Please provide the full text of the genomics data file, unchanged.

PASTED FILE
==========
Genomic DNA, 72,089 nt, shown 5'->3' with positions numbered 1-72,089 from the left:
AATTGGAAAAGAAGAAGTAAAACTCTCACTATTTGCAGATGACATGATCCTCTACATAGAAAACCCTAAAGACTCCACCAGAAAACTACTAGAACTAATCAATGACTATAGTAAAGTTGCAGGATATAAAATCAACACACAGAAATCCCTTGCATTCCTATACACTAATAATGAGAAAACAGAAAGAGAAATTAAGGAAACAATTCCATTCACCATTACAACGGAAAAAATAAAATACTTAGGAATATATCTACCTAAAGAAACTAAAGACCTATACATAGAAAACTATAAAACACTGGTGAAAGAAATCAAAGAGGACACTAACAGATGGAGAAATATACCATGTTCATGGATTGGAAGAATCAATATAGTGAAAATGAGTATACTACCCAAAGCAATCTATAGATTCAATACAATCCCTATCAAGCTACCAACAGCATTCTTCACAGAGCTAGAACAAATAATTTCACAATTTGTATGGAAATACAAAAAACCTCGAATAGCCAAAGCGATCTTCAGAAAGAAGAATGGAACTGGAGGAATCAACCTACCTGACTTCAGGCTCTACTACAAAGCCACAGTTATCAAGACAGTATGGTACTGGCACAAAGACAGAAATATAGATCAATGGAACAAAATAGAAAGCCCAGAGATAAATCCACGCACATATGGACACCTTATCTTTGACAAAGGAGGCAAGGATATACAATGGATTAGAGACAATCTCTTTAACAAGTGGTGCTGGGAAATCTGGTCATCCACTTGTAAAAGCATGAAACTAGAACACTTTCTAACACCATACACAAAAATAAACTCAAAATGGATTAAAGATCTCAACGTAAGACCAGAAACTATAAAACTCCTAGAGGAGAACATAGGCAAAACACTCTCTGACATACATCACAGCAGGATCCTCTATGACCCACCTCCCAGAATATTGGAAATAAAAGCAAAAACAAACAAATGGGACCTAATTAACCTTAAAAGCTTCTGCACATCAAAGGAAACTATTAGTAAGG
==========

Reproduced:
Genomic DNA, 72,089 nt, shown 5'->3' with positions numbered 1-72,089 from the left:
AATTGGAAAAGAAGAAGTAAAACTCTCACTATTTGCAGATGACATGATCCTCTACATAGAAAACCCTAAAGACTCCACCAGAAAACTACTAGAACTAATCAATGACTATAGTAAAGTTGCAGGATATAAAATCAACACACAGAAATCCCTTGCATTCCTATACACTAATAATGAGAAAACAGAAAGAGAAATTAAGGAAACAATTCCATTCACCATTACAACGGAAAAAATAAAATACTTAGGAATATATCTACCTAAAGAAACTAAAGACCTATACATAGAAAACTATAAAACACTGGTGAAAGAAATCAAAGAGGACACTAACAGATGGAGAAATATACCATGTTCATGGATTGGAAGAATCAATATAGTGAAAATGAGTATACTACCCAAAGCAATCTATAGATTCAATACAATCCCTATCAAGCTACCAACAGCATTCTTCACAGAGCTAGAACAAATAATTTCACAATTTGTATGGAAATACAAAAAACCTCGAATAGCCAAAGCGATCTTCAGAAAGAAGAATGGAACTGGAGGAATCAACCTACCTGACTTCAGGCTCTACTACAAAGCCACAGTTATCAAGACAGTATGGTACTGGCACAAAGACAGAAATATAGATCAATGGAACAAAATAGAAAGCCCAGAGATAAATCCACGCACATATGGACACCTTATCTTTGACAAAGGAGGCAAGGATATACAATGGATTAGAGACAATCTCTTTAACAAGTGGTGCTGGGAAATCTGGTCATCCACTTGTAAAAGCATGAAACTAGAACACTTTCTAACACCATACACAAAAATAAACTCAAAATGGATTAAAGATCTCAACGTAAGACCAGAAACTATAAAACTCCTAGAGGAGAACATAGGCAAAACACTCTCTGACATACATCACAGCAGGATCCTCTATGACCCACCTCCCAGAATATTGGAAATAAAAGCAAAAACAAACAAATGGGACCTAATTAACCTTAAAAGCTTCTGCACATCAAAGGAAACTATTAGTAAGG